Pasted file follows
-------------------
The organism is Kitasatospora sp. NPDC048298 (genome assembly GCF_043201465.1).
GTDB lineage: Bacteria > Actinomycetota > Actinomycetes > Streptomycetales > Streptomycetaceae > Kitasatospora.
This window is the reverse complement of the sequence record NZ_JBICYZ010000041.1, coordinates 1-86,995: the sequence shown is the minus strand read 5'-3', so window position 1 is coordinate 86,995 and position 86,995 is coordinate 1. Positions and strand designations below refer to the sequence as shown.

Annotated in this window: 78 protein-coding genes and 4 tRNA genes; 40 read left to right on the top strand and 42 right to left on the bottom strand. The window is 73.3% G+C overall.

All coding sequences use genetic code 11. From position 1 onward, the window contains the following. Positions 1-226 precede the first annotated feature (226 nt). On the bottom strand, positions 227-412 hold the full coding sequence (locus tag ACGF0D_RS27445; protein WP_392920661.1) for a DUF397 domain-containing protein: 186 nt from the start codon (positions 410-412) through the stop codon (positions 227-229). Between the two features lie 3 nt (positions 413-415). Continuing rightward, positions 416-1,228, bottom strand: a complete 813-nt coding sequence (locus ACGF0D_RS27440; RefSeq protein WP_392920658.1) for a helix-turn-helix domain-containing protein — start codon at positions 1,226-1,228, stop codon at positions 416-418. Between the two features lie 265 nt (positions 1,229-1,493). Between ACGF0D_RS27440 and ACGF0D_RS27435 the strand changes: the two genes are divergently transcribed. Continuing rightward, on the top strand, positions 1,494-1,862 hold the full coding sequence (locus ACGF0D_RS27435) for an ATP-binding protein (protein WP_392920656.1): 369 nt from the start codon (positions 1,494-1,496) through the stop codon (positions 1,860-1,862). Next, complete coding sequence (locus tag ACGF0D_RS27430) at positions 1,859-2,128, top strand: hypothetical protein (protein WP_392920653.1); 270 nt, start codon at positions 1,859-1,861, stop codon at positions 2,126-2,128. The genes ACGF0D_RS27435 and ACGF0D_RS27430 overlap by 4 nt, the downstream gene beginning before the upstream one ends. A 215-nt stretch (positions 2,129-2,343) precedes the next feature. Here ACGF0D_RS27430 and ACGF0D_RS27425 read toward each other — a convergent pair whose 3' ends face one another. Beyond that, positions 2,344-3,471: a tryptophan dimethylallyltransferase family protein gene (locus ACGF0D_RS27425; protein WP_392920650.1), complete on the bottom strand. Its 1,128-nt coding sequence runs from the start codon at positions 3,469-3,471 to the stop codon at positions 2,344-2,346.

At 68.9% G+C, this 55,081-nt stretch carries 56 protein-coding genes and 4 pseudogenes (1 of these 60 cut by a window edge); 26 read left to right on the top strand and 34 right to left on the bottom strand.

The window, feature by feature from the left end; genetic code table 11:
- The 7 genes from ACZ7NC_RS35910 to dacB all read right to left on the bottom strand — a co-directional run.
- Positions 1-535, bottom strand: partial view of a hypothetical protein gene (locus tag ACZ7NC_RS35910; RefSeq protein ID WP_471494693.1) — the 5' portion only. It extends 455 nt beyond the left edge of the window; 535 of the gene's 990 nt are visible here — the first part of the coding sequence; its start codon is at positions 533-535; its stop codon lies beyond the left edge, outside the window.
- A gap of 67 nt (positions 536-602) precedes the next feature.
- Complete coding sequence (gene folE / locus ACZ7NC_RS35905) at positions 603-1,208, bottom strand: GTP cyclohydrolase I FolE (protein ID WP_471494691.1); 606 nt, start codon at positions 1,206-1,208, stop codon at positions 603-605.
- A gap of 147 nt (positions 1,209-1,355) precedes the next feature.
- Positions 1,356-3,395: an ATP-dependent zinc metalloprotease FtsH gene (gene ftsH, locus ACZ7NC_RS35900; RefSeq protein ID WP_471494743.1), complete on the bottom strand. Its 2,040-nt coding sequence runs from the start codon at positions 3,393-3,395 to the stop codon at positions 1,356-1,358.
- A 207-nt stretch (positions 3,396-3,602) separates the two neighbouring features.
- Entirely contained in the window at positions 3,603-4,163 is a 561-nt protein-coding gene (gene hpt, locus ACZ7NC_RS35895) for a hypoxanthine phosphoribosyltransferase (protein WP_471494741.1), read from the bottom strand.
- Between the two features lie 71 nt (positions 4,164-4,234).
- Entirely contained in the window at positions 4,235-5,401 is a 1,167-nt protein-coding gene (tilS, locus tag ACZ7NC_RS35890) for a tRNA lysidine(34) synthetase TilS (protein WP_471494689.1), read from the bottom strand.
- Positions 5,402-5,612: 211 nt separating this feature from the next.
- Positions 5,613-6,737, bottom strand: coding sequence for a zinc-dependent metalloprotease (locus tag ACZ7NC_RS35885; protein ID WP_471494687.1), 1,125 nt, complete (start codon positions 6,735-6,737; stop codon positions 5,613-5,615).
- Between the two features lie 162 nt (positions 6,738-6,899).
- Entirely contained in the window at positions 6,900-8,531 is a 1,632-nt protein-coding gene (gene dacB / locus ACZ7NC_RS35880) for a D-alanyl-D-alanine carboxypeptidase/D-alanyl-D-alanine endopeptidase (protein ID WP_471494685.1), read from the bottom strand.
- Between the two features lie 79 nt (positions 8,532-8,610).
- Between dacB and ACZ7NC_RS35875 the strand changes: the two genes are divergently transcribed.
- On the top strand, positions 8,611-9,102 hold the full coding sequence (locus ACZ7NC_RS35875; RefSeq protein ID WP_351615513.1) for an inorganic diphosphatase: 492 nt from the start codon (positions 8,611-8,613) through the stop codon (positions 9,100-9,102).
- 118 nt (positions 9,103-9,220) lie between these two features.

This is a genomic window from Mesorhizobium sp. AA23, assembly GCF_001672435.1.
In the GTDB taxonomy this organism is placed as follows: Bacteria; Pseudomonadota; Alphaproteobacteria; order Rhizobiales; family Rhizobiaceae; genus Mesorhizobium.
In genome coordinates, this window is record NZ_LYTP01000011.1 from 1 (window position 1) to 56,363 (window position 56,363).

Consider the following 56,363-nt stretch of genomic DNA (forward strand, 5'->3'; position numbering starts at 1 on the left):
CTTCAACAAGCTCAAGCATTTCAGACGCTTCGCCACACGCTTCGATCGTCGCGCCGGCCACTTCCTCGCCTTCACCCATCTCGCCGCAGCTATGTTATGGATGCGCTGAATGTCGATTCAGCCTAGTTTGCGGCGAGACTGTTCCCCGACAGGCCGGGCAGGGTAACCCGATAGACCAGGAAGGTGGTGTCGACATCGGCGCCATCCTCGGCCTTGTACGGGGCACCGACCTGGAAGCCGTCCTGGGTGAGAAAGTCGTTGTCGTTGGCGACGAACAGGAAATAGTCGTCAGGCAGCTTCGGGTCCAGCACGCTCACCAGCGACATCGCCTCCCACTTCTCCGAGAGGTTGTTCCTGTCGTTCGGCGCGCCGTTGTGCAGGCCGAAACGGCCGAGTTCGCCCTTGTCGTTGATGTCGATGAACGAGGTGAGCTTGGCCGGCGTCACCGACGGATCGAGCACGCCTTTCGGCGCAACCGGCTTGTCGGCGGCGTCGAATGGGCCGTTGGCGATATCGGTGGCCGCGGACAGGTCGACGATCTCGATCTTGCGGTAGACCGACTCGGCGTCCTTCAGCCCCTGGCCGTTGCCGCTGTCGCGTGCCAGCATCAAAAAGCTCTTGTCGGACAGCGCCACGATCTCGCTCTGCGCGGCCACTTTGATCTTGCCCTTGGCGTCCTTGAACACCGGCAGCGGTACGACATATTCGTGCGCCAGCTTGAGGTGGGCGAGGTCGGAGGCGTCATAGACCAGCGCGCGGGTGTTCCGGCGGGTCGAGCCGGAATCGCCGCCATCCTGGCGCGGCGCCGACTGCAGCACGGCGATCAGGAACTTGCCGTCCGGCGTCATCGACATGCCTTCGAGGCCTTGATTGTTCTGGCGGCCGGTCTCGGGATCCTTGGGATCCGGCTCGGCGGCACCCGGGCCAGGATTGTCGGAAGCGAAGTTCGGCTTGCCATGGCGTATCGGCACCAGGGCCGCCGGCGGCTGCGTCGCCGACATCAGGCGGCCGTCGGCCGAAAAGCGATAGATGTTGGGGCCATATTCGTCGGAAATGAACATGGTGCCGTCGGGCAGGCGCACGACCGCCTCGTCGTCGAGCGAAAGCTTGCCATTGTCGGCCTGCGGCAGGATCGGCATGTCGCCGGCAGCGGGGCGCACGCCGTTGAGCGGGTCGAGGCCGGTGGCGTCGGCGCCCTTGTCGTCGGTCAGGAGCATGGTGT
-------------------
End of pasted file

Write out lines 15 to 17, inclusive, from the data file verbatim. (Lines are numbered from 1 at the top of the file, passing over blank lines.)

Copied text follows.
- Entirely contained in the window at positions 3,603-4,163 is a 561-nt protein-coding gene (gene hpt, locus ACZ7NC_RS35895) for a hypoxanthine phosphoribosyltransferase (protein WP_471494741.1), read from the bottom strand.
- Between the two features lie 71 nt (positions 4,164-4,234).
- Entirely contained in the window at positions 4,235-5,401 is a 1,167-nt protein-coding gene (tilS, locus tag ACZ7NC_RS35890) for a tRNA lysidine(34) synthetase TilS (protein WP_471494689.1), read from the bottom strand.